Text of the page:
Astrophysicist Invents Covid19 Device, Gets Magnets Stuck Up His Nose

Modesto Morganelli
Marzo 31, 2020

This 2009 image depicts a healthcare practitioner as he was administering the H1N1 live attenuated intranasal vaccine (LAIV) to an Asian man.

Reardon said he Googled a solution, and after reading an article about an 11-year-old who also got magnets stuck in his nose, he tried using other magnets to pull them out.

"I have some electronic equipment but really no experience or expertise in building circuits or things", Reardon, a research fellow at Swinburne University in Melbourne who studies pulsars and gravitational waves, told Guardian Australia. He added he was constructing circuits but was not an expert in the work.

"I just felt a little annoyed when it appeared", he said, admitting that his invention had the opposite effect to what he wanted: instead of making noise when his hands were near his. face, he buzzed incessantly until he moved them to his face. "Then I started mindlessly placing the magnets on my face", he said. "Needless to say I am not going to play with the magnets anymore", Reardon said.

"It's the same logic as clipping pegs to your ears - I clipped them to my earlobes and then clipped them to my nostril and things went downhill pretty quickly when I clipped the magnets to my other nostril", the bumbling academic said.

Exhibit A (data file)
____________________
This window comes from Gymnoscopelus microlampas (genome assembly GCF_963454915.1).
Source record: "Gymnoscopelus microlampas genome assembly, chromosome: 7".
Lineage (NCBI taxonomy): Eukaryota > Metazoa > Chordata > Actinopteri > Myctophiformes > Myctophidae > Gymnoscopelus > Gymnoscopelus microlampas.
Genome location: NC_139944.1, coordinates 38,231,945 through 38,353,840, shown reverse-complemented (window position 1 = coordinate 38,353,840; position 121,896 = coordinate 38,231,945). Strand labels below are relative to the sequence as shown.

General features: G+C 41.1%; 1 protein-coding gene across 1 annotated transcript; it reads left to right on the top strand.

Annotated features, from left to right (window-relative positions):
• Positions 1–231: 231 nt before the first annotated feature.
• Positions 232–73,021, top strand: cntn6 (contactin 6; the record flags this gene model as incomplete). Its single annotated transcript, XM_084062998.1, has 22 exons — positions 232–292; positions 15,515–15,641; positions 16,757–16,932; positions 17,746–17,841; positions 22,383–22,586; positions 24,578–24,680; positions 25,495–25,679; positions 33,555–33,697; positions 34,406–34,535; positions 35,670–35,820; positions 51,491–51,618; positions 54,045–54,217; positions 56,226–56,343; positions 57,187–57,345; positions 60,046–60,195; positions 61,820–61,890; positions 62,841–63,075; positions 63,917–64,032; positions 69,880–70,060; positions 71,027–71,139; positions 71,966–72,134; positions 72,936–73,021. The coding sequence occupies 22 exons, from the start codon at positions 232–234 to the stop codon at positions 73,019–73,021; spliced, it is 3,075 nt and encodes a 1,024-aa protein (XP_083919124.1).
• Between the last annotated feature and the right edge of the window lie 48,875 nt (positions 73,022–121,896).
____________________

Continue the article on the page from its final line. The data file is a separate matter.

Reardon said he found magnets in his nostrils, and on the outside. When he removed the magnets from the outside of his nose, the two inner magnets remained together.

ALSO READ: Smartphones More Dangerous Than Coronavirus?

Unfortunately, Reardon lost his grip on magnets and glued those magnets in his nostrils. And those two magnets ended up in my left nostril while the other one was in my right.

His attempts to extract the magnets stuck up his nose with even more magnets hit a roadblock when he ran out of magnets, and had to be rushed to the hospital.

Australian astrophysicist Daniel Reardon was hospitalized after getting four magnets stuck up his nose while trying to invent a device that would help prevent people avoid behaviors associated with contracting the Wuhan coronavirus such as touching their face, according to a report by the Guardian. When doctors removed three magnets from his left nostril, the only magnet fell down to his throat, which he coughs it out.

Then, Reardon then made a decision to use his two remaining magnets to try to remove the magnets inside his nose, according to the Guardian.

As the Guardian first reported, Daniel Reardon of Australia was noodling around out of boredom, attempting to invent an alarm system which would alert the user every time they raised their hand to their face. "Working remotely is not that bad".

Altre relazioniGrafFiotech

Discuti questo articolo

Segui i nostri GIORNALE